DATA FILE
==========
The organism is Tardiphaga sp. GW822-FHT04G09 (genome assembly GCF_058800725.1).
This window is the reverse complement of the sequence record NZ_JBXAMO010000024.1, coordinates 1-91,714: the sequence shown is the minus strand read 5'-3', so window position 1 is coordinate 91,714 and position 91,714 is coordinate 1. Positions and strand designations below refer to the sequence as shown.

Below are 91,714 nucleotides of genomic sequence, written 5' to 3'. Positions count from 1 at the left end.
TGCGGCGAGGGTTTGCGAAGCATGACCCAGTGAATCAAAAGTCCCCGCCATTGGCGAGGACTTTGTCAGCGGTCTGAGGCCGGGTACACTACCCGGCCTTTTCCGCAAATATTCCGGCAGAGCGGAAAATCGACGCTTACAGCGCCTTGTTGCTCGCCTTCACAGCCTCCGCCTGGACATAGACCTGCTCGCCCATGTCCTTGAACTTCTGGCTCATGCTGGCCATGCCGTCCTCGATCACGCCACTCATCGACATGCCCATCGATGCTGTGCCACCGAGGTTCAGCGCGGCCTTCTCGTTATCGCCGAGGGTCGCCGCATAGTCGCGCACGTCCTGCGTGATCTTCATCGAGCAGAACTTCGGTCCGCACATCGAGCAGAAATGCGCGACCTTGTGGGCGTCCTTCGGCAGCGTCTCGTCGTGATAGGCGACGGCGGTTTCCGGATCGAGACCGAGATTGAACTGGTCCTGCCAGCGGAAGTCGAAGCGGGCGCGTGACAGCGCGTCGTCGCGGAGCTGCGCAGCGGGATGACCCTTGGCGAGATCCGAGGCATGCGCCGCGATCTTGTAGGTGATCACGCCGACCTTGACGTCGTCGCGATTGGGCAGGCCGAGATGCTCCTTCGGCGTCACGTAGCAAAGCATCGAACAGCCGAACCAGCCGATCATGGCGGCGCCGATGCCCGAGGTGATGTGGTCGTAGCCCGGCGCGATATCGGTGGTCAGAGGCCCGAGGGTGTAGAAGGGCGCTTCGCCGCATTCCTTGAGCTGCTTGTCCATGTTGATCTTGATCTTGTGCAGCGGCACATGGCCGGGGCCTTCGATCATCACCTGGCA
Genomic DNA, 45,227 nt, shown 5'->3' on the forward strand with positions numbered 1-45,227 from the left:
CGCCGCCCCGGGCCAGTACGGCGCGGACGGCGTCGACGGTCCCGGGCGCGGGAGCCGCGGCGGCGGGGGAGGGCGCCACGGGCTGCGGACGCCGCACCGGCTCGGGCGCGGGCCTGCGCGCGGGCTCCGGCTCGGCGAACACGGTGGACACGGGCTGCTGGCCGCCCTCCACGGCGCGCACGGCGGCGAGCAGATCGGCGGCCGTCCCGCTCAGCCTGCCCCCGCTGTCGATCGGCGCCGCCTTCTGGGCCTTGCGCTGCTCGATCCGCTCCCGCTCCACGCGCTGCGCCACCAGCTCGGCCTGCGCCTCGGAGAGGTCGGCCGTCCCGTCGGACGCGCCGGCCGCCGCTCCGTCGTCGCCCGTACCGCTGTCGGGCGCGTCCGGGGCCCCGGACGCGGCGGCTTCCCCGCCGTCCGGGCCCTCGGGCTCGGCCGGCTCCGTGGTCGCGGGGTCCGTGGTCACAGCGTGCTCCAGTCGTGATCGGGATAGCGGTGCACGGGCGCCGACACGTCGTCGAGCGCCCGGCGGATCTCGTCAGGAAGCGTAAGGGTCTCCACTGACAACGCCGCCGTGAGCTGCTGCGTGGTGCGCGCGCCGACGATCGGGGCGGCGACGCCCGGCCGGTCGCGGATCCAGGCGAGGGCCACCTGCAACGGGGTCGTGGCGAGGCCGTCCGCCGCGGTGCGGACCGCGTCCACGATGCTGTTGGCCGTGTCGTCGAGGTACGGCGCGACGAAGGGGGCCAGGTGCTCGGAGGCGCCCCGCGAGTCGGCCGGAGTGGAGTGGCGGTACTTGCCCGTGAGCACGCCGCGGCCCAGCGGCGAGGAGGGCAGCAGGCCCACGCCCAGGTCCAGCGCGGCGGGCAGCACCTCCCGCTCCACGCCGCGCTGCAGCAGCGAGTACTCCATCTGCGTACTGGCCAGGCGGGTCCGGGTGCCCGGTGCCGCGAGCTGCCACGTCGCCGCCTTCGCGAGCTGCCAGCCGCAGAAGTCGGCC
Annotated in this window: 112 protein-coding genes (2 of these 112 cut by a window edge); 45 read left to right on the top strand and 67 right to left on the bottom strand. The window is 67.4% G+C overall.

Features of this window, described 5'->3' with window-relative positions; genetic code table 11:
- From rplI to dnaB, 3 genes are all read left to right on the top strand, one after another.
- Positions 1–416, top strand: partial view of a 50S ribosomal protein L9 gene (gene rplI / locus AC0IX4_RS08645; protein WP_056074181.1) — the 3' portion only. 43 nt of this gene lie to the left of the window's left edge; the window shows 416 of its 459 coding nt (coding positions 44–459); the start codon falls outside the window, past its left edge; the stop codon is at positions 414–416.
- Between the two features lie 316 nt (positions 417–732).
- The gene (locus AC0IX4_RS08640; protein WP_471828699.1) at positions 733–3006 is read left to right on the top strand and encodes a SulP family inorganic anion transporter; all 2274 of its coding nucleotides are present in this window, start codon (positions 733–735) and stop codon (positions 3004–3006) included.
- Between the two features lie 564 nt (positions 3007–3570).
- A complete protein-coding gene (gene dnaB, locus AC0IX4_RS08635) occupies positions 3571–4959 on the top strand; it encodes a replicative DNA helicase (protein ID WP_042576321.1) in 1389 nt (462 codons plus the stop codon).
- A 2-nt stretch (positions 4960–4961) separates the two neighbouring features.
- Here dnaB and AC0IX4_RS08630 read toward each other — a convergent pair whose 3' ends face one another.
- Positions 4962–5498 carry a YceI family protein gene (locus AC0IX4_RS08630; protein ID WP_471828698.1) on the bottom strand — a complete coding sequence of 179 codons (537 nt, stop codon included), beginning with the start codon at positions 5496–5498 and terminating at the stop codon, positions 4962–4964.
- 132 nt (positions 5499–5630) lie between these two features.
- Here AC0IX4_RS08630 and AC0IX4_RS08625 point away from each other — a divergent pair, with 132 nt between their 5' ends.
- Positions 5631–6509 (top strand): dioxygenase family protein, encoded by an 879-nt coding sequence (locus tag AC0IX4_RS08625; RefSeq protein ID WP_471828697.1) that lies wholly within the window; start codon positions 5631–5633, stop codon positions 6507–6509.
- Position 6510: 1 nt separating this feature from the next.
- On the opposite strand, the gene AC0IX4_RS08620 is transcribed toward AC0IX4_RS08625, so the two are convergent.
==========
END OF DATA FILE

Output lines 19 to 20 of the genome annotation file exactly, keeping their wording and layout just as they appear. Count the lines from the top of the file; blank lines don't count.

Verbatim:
- Here AC0IX4_RS08630 and AC0IX4_RS08625 point away from each other — a divergent pair, with 132 nt between their 5' ends.
- Positions 5631–6509 (top strand): dioxygenase family protein, encoded by an 879-nt coding sequence (locus tag AC0IX4_RS08625; RefSeq protein ID WP_471828697.1) that lies wholly within the window; start codon positions 5631–5633, stop codon positions 6507–6509.